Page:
# BigDecimal equals() versus compareTo()

Consider the simple test class:

``````import java.math.BigDecimal;

/**
* @author The Elite Gentleman
*
*/
public class Main {

/**
* @param args
*/
public static void main(String[] args) {
// TODO Auto-generated method stub
BigDecimal x = new BigDecimal("1");
BigDecimal y = new BigDecimal("1.00");
System.out.println(x.equals(y));
System.out.println(x.compareTo(y) == 0 ? "true": "false");
}

}
``````

You can (consciously) say that `x` is equal to `y` (not object reference), but when you run the program, the following result shows:

``````false
true
``````

Question: What's the difference between `compareTo()` and `equals()` in `BigDecimal` that `compareTo` can determine that `x` is equal to `y`?

PS: I see that BigDecimal has an `inflate()` method on `equals()` method. What does `inflate()` do actually?

• Ad `inflate()`: it's not part of the public API because it only manipulates the internal representation and has no visible effect to the "outside". So unless you really want to study the implementation of `BigDecimal` in-depth, I'd suggest you ignore this method. – Joachim Sauer Jul 22 '11 at 8:34
• A short explanation and source code snippets can be found here – xenteros Sep 2 '16 at 14:40

The answer is in the JavaDoc of the `equals()` method:

Unlike `compareTo`, this method considers two `BigDecimal` objects equal only if they are equal in value and scale (thus 2.0 is not equal to 2.00 when compared by this method).

In other words: `equals()` checks if the `BigDecimal` objects are exactly the same in every aspect. `compareTo()` "only" compares their numeric value.

As to why `equals()` behaves this way, this has been answered in this SO question.

• That's a very tricky portion of `BigDecimal` if you don't read the JavaDoc carefully. :) - We got some strange bugs from this until we realized the difference. – Thomas Jul 22 '11 at 8:04
• Many parts of the standard API happen to act "unintuitively", when the intuitive thing would not be correct. `BigDecimal` is one such thing. Therefore one should always check the JavaDoc. At least once your find out something strange is going on. – Joachim Sauer Jul 22 '11 at 8:05
• Funny. After reading your answer I just checked Comparable and it states that consistence with equals "is strongly recommended (but not required)" – SJuan76 Jul 22 '11 at 8:10
• I've asked why: stackoverflow.com/questions/14102083/… – bacar Dec 31 '12 at 13:16
• @StephenC I think it's incorrect that this inconsistency exists. – Matt R Jul 11 '14 at 8:00

I see that BigDecimal has an inflate() method on equals() method. What does inflate() do actually?

Basically, `inflate()` calls `BigInteger.valueOf(intCompact)` if necessary, i.e. it creates the unscaled value that is stored as a `BigInteger` from `long intCompact`. If you don't need that `BigInteger` and the unscaled value fits into a `long` `BigDecimal` seems to try to save space as long as possible.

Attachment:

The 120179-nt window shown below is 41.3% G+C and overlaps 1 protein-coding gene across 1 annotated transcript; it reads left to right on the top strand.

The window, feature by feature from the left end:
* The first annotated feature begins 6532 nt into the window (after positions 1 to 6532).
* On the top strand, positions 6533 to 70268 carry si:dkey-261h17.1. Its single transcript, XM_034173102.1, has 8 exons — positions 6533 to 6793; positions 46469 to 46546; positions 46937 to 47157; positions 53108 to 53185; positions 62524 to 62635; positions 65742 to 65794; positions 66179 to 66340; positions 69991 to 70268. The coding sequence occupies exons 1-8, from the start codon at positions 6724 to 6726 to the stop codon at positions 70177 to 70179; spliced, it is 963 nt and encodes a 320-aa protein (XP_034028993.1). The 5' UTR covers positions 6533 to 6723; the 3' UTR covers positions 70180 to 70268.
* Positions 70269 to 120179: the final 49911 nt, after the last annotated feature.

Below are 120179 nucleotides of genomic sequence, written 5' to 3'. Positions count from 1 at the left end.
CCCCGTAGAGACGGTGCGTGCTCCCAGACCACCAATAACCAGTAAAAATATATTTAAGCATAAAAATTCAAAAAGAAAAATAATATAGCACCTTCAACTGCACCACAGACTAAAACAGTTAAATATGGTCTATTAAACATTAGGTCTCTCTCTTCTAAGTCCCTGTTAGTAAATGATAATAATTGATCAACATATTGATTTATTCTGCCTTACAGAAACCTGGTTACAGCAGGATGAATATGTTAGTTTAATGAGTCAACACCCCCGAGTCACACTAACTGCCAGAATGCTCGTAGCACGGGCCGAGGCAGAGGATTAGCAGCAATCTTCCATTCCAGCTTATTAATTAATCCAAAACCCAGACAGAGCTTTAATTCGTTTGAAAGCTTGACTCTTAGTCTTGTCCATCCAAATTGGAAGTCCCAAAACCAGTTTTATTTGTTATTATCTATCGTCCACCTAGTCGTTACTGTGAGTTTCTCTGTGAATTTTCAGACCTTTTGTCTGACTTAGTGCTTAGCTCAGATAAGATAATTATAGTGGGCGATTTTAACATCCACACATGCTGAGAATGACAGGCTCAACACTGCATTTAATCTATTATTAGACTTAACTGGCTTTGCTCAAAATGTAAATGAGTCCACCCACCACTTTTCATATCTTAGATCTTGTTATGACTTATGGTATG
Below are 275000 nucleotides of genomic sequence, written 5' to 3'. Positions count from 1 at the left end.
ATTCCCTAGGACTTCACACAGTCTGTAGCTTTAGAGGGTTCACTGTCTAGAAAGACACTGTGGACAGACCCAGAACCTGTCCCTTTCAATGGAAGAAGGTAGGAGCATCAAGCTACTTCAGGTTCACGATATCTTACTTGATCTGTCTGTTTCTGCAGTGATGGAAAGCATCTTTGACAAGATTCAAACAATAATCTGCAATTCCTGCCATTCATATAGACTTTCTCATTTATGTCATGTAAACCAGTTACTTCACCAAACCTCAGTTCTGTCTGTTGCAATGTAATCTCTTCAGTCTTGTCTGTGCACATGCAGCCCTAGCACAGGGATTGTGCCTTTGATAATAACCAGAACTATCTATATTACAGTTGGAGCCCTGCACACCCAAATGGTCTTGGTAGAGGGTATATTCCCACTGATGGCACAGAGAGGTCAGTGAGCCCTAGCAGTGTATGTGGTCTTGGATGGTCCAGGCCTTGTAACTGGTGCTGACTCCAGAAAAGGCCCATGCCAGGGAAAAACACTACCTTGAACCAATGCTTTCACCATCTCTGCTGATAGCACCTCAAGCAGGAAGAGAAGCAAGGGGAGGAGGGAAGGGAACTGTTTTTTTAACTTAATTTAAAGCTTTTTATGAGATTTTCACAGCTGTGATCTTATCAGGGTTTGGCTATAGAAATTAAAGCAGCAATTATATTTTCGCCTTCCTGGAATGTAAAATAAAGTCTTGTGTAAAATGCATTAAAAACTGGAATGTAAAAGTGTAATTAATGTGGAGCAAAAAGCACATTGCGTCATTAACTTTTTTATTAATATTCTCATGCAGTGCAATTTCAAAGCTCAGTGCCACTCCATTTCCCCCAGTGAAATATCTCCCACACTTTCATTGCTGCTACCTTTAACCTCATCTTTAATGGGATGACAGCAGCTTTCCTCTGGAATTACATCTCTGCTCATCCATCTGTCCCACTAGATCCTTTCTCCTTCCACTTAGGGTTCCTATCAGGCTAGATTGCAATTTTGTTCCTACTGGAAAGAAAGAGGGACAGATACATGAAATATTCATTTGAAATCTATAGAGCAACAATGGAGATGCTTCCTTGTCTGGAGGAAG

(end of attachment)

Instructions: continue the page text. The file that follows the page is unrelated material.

• I have no idea what you wrote (especially with the last sentence). – Buhake Sindi Jul 22 '11 at 8:30
• @The Elite Gentlement The last sentence should just say that internally `BigDecimal` keeps its unscaled value in a `long` as well as a `BigInteger`. If the `BigInteger` is not needed internally it is not created but if it is needed (e.g. when `equals` encounters an inflated and a non-inflated `BigDecimal) `inflate()` is used to create it. - To sum it up: `inflate()` handles internal conversions if necessary and since it is private it shouldn't matter for users of the class. – Thomas Jul 22 '11 at 9:01

I believe that the correct answer would be to make the two numbers (BigDecimals), have the same scale, then we can decide about their equality. For example, are these two numbers equal?

``````1.00001 and 1.00002
``````

Well, it depends on the scale. On the scale 5 (5 decimal points), no they are not the same. but on smaller decimal precisions (scale 4 and lower) they are considered equal. So I suggest make the scale of the two numbers equal and then compare them.

You can also compare with double value

``````BigDecimal a= new BigDecimal("1.1"); BigDecimal b =new BigDecimal("1.1");
System.out.println(a.doubleValue()==b.doubleValue());
``````
• Please avoid this solution as much as possible. Even doubles should be compared with "epsilon". There is no sense to have BigDecimal and compare it as doubles..there is very high probability you will shoot your own leg. – Vadim Kirilchuk Feb 14 '18 at 16:31
• Douuble values must be compared using epsillons – Bishwajit Purkaystha Apr 25 '19 at 8:08